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Steve Mackey, bass guitarist of Britpop band Pulp, dies aged 56

Frontman Jarvis Cocker confirmed the group’s reunion last year, though bassist Mackey was not due to appear at the upcoming shows.
Frontman Jarvis Cocker confirmed the group’s reunion last year, though bassist Mackey was not due to appear at the upcoming shows. Frontman Jarvis Cocker confirmed the group’s reunion last year, though bassist Mackey was not due to appear at the upcoming shows.

Steve Mackey, the bass guitarist of Britpop band Pulp, has died aged 56.

The group, who were known for their hits including Common People and Disco 2000, announced on their Instagram page that he died on Thursday after three months in hospital.

Alongside a photo of Mackey climbing in the Andes, the band wrote: “Our beloved friend & bass player Steve Mackey passed away this morning. Our thoughts are with his family & loved ones.

“This photo of Steve dates from when Pulp were on tour in South America in 2012. We had a day off & Steve suggested we go climbing in the Andes. So we did.

“And it was a completely magical experience. Far more magical than staring at the hotel room wall all day (which is probably what we’d have done otherwise).

“Steve made things happen. In his life and in the band. And we’d very much like to think that he’s back in those mountains now, on the next stage of his adventure.

“Safe travels, Steve. We hope to catch up with you one day. All our love xx”

His wife Katie also shared a message on his Instagram describing him as the “most talented man I knew, an exceptional musician, producer, photographer and filmmaker”.

Alongside a black-and-white photo of the bassist, she wrote: “After three months in hospital, fighting with all his strength and determination, we are shocked and devastated to have said goodbye my brilliant, beautiful husband, Steve Mackey.

“Steve died today, a loss which has left myself, his son Marley, parents Kath and Paul, sister Michelle and many friends all heartbroken.”

She also thanked the NHS staff who “worked tirelessly” with him over the last few months, adding: “He will be missed beyond words.”

Mackey studied at the Royal College of Art and later joined Pulp in 1989.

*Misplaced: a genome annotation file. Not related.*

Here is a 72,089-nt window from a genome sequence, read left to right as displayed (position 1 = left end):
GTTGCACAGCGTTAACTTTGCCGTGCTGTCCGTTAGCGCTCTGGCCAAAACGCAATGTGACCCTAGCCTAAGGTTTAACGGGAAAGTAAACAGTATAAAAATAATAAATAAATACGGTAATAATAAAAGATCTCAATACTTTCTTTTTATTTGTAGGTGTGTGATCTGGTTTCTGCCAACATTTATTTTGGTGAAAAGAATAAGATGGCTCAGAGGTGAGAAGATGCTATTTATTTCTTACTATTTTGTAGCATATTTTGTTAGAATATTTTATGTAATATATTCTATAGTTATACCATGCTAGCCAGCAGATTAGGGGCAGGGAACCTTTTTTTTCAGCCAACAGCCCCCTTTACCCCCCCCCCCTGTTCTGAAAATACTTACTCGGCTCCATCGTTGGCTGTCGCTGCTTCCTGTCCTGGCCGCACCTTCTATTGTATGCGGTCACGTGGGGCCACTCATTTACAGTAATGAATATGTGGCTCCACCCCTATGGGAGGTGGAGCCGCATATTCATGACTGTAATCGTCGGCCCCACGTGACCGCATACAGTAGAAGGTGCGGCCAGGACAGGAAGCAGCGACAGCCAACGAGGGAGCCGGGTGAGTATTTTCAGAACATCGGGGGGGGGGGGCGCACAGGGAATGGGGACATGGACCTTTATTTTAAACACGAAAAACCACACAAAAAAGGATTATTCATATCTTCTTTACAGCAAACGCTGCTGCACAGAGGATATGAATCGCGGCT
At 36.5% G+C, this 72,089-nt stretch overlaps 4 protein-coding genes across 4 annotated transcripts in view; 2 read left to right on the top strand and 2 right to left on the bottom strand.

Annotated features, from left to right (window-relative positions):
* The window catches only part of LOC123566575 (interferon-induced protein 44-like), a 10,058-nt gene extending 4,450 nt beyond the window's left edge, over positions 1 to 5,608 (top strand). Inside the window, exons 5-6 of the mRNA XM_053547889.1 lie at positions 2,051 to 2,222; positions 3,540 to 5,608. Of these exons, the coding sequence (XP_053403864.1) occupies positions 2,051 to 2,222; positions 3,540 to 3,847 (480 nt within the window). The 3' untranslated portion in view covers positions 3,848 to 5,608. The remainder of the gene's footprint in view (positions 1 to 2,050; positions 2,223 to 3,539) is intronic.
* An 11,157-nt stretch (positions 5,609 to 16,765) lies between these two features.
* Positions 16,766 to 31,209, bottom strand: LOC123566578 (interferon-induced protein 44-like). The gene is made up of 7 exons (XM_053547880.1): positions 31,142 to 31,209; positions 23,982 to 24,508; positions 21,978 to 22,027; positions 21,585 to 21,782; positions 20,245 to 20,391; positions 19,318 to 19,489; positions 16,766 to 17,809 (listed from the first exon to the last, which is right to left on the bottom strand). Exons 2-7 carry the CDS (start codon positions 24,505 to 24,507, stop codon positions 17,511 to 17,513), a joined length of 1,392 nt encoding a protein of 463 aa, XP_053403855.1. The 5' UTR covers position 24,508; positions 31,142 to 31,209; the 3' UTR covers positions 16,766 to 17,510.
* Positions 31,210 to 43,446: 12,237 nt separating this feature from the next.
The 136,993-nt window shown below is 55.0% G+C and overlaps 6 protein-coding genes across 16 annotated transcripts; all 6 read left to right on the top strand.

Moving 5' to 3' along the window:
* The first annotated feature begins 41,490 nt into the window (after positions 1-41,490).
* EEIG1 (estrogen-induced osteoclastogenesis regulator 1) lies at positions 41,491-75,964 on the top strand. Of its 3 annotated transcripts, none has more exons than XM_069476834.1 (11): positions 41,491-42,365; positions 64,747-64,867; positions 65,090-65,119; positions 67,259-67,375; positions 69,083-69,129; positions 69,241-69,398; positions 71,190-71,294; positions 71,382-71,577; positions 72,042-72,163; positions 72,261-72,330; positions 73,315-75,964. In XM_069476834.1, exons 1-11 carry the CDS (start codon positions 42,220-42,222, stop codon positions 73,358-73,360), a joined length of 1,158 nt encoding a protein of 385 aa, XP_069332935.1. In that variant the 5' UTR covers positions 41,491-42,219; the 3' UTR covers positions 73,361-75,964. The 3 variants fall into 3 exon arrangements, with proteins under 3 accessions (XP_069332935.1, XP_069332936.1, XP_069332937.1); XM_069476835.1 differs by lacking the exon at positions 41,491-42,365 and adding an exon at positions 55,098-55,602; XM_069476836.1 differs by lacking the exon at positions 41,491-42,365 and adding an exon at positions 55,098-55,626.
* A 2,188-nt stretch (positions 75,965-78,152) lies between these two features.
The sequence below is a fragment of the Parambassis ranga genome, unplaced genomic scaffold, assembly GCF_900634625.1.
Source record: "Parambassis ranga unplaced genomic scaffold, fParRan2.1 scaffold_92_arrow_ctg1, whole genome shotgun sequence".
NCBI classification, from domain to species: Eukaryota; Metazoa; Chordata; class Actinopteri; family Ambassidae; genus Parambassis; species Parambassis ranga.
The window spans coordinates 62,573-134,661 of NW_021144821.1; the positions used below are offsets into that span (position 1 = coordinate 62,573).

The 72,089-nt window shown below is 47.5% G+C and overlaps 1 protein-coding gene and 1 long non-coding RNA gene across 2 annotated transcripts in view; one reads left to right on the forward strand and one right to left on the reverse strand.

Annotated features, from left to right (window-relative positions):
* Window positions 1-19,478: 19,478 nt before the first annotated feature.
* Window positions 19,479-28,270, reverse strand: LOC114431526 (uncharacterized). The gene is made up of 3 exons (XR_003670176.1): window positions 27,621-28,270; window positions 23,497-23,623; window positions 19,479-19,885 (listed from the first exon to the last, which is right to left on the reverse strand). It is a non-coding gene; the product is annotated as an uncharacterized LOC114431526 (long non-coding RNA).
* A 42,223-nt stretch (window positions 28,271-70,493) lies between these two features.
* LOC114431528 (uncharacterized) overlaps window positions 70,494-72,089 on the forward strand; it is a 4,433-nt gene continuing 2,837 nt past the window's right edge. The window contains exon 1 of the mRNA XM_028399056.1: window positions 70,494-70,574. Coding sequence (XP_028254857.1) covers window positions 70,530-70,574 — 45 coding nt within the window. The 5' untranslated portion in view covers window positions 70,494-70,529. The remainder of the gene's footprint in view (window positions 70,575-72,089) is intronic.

He played across many of the band’s most successful studio albums including 1994’s His ‘n’ Hers, which gained them prominence in the UK, and their chart-topping albums 1995’s Different Class and 1998’s This Is Hardcore.

The group’s best known line-up consisted of frontman Jarvis Cocker, Russell Senior, Candida Doyle, Nick Banks, Mark Webber and Mackey.

Steve Mackey death
Steve Mackey death Mackey studied at the Royal College of Art and later joined Pulp in 1989 (Yui Mok/PA)

In 2017, they were recognised with the Ivor Novello Award for outstanding song collection.

Last year, Cocker confirmed the group’s reunion, saying they will play “some concerts” in 2023, though bassist Mackey was not due to appear at the upcoming shows.

The group is scheduled to play a string of festivals in summer 2023, including Isle of Wight, Latitude and Trnsmt.

Outside of his work in Pulp, Mackey also produced and recorded with many artists including M.I.A, Florence + The Machine and Arcade Fire.

He also photographed and directed campaign images and motion advertising for many leading brands including Miu Miu, Marc Jacobs and Armani.

Mackey also featured in Harry Potter And The Goblet Of Fire as the bassist of The Weird Sisters.

Following the news, Massive Attack paid tribute to the bassist, quoting a lyric from the Britpop group’s 1995 song Sorted For E’s & Wizz and sharing a black and white photo of him smiling.

The trip hop group tweeted “And tell me when the spaceship lands ’cause all this has just got to mean something”, before adding a black heart.

Canadian rock band Arcade Fire also paid tribute with a post on the band’s official Instagram account.

Alongside a black and white image of Mackey, they wrote: “Steve you were one of the most beautiful people we’ve ever met, a true friend.

“Thank you for letting us spend time in your presence, and for believing in the spirit of music with such ferocity.

“Your influence as a person and a musician is part of us now. Luv AF.”